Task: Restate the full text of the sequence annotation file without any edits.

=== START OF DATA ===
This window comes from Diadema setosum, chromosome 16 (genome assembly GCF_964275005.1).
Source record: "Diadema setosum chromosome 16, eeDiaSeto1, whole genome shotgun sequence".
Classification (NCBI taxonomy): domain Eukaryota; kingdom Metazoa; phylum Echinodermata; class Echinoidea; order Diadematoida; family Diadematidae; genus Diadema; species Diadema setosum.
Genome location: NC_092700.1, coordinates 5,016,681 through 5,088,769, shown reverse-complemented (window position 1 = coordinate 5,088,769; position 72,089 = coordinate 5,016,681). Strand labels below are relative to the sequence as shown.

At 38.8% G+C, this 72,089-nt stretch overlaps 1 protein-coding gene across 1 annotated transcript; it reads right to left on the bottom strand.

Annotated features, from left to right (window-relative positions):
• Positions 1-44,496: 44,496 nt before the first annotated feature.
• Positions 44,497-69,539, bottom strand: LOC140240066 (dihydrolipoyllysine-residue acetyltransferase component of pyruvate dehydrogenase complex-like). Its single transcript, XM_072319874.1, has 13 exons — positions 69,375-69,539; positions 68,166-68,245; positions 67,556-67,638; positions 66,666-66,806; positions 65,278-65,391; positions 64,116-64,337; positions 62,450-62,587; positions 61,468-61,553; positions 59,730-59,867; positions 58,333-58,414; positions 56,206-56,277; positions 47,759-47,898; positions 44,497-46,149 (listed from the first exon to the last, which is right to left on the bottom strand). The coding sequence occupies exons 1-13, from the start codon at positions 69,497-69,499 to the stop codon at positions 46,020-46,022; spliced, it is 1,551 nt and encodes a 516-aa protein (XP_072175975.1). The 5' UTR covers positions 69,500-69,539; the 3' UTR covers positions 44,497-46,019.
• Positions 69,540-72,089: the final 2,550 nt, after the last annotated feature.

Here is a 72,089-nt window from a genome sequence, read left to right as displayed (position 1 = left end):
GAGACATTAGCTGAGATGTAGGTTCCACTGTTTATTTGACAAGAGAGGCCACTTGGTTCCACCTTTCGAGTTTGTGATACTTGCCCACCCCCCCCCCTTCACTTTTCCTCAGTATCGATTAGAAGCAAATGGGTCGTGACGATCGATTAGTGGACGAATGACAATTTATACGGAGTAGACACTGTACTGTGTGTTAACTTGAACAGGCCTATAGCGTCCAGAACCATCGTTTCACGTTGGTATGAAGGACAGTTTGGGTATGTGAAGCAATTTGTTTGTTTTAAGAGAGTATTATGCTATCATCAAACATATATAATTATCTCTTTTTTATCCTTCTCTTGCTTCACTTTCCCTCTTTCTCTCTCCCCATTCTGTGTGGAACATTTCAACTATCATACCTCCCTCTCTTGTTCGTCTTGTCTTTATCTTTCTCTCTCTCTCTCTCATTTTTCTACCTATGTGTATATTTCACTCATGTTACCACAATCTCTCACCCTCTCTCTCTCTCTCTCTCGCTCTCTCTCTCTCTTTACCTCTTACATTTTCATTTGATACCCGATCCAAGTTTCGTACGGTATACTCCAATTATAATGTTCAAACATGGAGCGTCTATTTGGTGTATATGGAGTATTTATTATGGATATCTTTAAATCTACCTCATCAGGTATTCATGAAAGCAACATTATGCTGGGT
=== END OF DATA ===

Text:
This window comes from Diadema setosum, chromosome 16 (genome assembly GCF_964275005.1).
Source record: "Diadema setosum chromosome 16, eeDiaSeto1, whole genome shotgun sequence".
Classification (NCBI taxonomy): domain Eukaryota; kingdom Metazoa; phylum Echinodermata; class Echinoidea; order Diadematoida; family Diadematidae; genus Diadema; species Diadema setosum.
Genome location: NC_092700.1, coordinates 5,016,681 through 5,088,769, shown reverse-complemented (window position 1 = coordinate 5,088,769; position 72,089 = coordinate 5,016,681). Strand labels below are relative to the sequence as shown.

At 38.8% G+C, this 72,089-nt stretch overlaps 1 protein-coding gene across 1 annotated transcript; it reads right to left on the bottom strand.

Annotated features, from left to right (window-relative positions):
• Positions 1-44,496: 44,496 nt before the first annotated feature.
• Positions 44,497-69,539, bottom strand: LOC140240066 (dihydrolipoyllysine-residue acetyltransferase component of pyruvate dehydrogenase complex-like). Its single transcript, XM_072319874.1, has 13 exons — positions 69,375-69,539; positions 68,166-68,245; positions 67,556-67,638; positions 66,666-66,806; positions 65,278-65,391; positions 64,116-64,337; positions 62,450-62,587; positions 61,468-61,553; positions 59,730-59,867; positions 58,333-58,414; positions 56,206-56,277; positions 47,759-47,898; positions 44,497-46,149 (listed from the first exon to the last, which is right to left on the bottom strand). The coding sequence occupies exons 1-13, from the start codon at positions 69,497-69,499 to the stop codon at positions 46,020-46,022; spliced, it is 1,551 nt and encodes a 516-aa protein (XP_072175975.1). The 5' UTR covers positions 69,500-69,539; the 3' UTR covers positions 44,497-46,019.
• Positions 69,540-72,089: the final 2,550 nt, after the last annotated feature.

Here is a 72,089-nt window from a genome sequence, read left to right as displayed (position 1 = left end):
GAGACATTAGCTGAGATGTAGGTTCCACTGTTTATTTGACAAGAGAGGCCACTTGGTTCCACCTTTCGAGTTTGTGATACTTGCCCACCCCCCCCCCTTCACTTTTCCTCAGTATCGATTAGAAGCAAATGGGTCGTGACGATCGATTAGTGGACGAATGACAATTTATACGGAGTAGACACTGTACTGTGTGTTAACTTGAACAGGCCTATAGCGTCCAGAACCATCGTTTCACGTTGGTATGAAGGACAGTTTGGGTATGTGAAGCAATTTGTTTGTTTTAAGAGAGTATTATGCTATCATCAAACATATATAATTATCTCTTTTTTATCCTTCTCTTGCTTCACTTTCCCTCTTTCTCTCTCCCCATTCTGTGTGGAACATTTCAACTATCATACCTCCCTCTCTTGTTCGTCTTGTCTTTATCTTTCTCTCTCTCTCTCTCATTTTTCTACCTATGTGTATATTTCACTCATGTTACCACAATCTCTCACCCTCTCTCTCTCTCTCTCTCGCTCTCTCTCTCTCTTTACCTCTTACATTTTCATTTGATACCCGATCCAAGTTTCGTACGGTATACTCCAATTATAATGTTCAAACATGGAGCGTCTATTTGGTGTATATGGAGTATTTATTATGGATATCTTTAAATCTACCTCATCAGGTATTCATGAAAGCAACATTATGCTGGGT